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View Camera, Tintypes, wet plate. etc.
Has anyone played with it here?
really want to get my hands on those type of camera looking at these videos.
(fking no vimeo embed)
View cameras are fairly easy to come by these days for a decent price. It's the film and processing that will cost you in the long run. But if you have the time and patience they're really fun to use and shoot with.
Have you spent lots of time in the darkroom? Tintype and wet plate are somewhat more advanced than using traditional film stock.
Get ready to spend some cash. You don't have to shoot tintypes or wet plate or antiquated processes. They are hard, and unless you are ready to spend some time in perfecting the process really have to think about investing in it.
Get your hands on a polaroid holder, and some instant film from fuji or polaroid (I think the impossible project may be making some) and have fun. Shoot some film and play around.
You can make things like this with Expired old polaroid film.
Btw, THat first video is amazing (Ian Ruhter's) Really pushing the process like that is pretty amazing. I feel that as long as the light is good, and the exposure is there, you can't make a bad image.
It also reminds me Breaking bad a bit. Thanks for posting those.
I've used a view camera for years and years. I've got a nice Sinar 4x5 with a couple nice lenses.
it's true, you can pick up what used to cost "car money" large format stuff... 4x5 and even 8x10 cameras for a few hundred these days....
Monorails are easier to manipulate but require a huge box to carry on location, whereas "field cameras" and such are a bit hard to do all the swings and tilts on, especially if you are into the Scheimflug principle, ... also a used field camera may have harder-to-turn knobs, due to being crammed in a box,etc...
I had a nice old Calumet monorail, it was great..wish I had never sold it!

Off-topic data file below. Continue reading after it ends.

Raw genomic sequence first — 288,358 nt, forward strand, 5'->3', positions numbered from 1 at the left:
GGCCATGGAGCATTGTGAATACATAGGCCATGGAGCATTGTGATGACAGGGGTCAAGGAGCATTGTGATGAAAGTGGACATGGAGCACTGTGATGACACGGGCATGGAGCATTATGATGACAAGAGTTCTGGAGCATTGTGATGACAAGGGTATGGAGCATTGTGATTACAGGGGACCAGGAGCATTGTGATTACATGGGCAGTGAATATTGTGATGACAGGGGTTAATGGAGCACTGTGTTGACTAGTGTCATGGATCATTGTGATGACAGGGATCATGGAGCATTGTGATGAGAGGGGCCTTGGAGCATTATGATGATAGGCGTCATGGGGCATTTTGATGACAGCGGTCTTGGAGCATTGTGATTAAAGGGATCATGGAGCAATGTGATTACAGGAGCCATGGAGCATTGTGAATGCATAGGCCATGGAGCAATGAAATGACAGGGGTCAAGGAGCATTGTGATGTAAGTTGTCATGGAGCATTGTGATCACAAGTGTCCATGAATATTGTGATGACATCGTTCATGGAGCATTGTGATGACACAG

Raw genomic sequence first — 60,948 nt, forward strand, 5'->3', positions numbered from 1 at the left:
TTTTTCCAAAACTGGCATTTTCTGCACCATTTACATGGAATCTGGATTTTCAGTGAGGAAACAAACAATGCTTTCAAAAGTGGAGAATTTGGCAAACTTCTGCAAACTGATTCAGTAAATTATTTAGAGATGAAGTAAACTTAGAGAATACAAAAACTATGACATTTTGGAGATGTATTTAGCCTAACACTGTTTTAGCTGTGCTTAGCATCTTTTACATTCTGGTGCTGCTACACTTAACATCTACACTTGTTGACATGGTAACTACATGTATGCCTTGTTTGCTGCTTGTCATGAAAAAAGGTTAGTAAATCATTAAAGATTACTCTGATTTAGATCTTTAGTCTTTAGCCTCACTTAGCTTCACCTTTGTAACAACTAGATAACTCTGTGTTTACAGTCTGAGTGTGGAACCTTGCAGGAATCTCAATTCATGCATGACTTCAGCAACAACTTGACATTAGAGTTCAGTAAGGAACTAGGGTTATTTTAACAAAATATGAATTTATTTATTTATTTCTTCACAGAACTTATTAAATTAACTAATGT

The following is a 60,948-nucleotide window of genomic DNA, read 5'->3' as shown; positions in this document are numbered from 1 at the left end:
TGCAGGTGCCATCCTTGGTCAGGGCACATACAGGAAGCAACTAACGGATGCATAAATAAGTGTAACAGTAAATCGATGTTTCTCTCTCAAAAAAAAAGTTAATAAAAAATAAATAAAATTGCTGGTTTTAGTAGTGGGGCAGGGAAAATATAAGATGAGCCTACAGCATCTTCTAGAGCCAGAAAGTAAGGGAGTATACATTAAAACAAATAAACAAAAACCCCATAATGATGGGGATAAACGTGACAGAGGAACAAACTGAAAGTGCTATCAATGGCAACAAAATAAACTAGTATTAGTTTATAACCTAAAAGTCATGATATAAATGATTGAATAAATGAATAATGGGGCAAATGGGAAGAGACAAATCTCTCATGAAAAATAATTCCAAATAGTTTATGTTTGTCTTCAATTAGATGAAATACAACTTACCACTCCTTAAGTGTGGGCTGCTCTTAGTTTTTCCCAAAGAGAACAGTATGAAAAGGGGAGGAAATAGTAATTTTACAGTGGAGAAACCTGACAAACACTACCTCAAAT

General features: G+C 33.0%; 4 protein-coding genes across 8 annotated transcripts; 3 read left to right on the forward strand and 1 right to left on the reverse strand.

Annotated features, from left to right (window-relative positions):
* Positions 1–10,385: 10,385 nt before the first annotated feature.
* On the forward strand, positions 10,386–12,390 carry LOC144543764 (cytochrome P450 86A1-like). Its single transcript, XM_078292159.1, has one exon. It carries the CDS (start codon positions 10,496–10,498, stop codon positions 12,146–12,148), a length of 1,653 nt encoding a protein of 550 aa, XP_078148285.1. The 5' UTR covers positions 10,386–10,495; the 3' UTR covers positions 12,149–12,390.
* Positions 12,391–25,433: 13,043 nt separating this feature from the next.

The Schleimflug principle...
also, a HUGE, heavy old Magestic tripod can do you well for monorail large format work.... I got one from ebay for $90 + 20 shipping... they're heavy as hell, but geared and much more solid than anything else unless you spend big $$$.....
I started photography with black/white and a range finder. Process everything my self with a make shift darkroom. Then i switched digital because it was booming at that time. Didn't even know what it was because the time i was doing film was so short. Kinda regret getting rid of all those equipment now.
Those two Vimeo videos Pango are pretty badass!
Ian Ruhter/ Wet Plate Collodion 27”x36”/Jason Wilson / Los Angeles CA 6.3.2012
Ian Ruhter/ Wet Plate Collodion 48’x60”/See the forest for the trees /Tahoe, CA /11.27.2011
Ian Ruhter/ Wet Plate Collodion 27”x36”/The River /Los Angeles CA 5.15.2012
Ian Ruhter/ Wet Plate Collodion 8”x10”/ Peter Line/ Mammoth Lakes Ca, 4.23.2011
If you have photos you took with these type of medium, please do post.
I really don't like that style of photography. Is it just me?
in a way, large format + old process developement by hand is like the analog equivelent of HDR, i.e. interesting for a short while and fetishized into oblivion by the many followers who crave the craft effect and not the possibly interesting bit of aesthetic without the overkill...